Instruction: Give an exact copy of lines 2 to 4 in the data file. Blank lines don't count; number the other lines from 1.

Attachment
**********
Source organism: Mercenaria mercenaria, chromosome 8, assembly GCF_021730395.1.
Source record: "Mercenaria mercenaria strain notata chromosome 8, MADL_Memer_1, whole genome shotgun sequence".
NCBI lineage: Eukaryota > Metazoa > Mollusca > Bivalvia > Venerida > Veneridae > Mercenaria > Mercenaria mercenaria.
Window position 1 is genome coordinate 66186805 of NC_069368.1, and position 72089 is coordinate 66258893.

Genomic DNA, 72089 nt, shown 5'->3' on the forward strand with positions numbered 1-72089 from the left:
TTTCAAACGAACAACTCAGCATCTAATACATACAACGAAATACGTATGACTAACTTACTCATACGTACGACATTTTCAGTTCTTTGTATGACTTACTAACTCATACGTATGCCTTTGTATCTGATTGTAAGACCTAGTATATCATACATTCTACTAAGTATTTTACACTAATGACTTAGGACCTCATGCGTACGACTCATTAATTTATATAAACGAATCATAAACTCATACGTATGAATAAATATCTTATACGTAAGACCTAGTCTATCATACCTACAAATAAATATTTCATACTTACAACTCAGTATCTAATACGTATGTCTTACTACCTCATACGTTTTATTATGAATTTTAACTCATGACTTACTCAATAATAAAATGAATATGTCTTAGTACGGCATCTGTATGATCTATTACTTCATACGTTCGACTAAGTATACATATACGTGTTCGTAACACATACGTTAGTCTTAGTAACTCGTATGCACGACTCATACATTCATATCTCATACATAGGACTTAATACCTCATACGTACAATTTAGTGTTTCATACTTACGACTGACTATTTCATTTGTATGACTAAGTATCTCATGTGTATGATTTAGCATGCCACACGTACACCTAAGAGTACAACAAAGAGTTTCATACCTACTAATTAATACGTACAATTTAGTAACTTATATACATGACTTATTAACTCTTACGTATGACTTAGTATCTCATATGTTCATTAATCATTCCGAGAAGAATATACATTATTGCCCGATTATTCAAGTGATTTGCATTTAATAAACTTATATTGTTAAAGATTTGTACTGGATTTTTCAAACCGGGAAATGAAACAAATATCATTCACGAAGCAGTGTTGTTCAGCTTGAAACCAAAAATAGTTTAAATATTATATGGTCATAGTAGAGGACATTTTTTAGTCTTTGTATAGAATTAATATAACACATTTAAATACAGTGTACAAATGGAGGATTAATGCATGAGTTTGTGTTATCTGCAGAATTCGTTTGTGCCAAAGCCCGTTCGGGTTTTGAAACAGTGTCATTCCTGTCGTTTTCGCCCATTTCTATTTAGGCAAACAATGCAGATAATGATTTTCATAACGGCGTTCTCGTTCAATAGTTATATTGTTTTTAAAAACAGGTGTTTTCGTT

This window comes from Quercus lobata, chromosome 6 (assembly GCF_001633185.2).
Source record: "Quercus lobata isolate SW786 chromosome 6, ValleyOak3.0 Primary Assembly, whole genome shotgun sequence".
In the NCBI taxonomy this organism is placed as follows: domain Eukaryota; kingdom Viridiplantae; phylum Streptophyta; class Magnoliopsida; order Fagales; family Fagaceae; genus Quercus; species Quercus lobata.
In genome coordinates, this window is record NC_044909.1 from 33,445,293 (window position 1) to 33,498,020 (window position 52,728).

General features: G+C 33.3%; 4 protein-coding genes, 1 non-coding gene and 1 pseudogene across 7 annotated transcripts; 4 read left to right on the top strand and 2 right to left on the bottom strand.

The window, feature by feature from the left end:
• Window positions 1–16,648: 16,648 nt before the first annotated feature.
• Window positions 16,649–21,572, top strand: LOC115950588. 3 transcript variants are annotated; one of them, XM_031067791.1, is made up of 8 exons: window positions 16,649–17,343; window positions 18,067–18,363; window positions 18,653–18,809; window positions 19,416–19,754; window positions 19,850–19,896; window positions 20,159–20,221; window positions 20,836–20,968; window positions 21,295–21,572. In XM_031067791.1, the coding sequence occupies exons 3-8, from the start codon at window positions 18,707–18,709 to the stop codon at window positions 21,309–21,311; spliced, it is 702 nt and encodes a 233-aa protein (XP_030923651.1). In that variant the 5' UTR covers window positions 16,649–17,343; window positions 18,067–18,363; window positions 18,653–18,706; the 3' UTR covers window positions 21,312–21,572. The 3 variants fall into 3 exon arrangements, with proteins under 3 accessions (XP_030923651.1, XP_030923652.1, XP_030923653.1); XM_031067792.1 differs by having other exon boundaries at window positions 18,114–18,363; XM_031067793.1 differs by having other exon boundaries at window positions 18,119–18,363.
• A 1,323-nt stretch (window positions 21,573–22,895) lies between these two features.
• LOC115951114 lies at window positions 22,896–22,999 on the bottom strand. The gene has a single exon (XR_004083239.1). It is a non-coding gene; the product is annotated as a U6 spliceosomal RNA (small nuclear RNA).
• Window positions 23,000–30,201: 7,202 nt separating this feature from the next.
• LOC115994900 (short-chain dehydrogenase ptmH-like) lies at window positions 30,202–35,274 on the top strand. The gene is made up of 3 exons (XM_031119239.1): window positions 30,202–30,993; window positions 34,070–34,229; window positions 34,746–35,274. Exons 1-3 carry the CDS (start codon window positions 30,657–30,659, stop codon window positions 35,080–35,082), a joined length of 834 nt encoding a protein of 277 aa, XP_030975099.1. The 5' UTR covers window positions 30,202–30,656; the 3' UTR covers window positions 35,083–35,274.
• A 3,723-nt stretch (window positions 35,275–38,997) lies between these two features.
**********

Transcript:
Source record: "Mercenaria mercenaria strain notata chromosome 8, MADL_Memer_1, whole genome shotgun sequence".
NCBI lineage: Eukaryota > Metazoa > Mollusca > Bivalvia > Venerida > Veneridae > Mercenaria > Mercenaria mercenaria.
Window position 1 is genome coordinate 66186805 of NC_069368.1, and position 72089 is coordinate 66258893.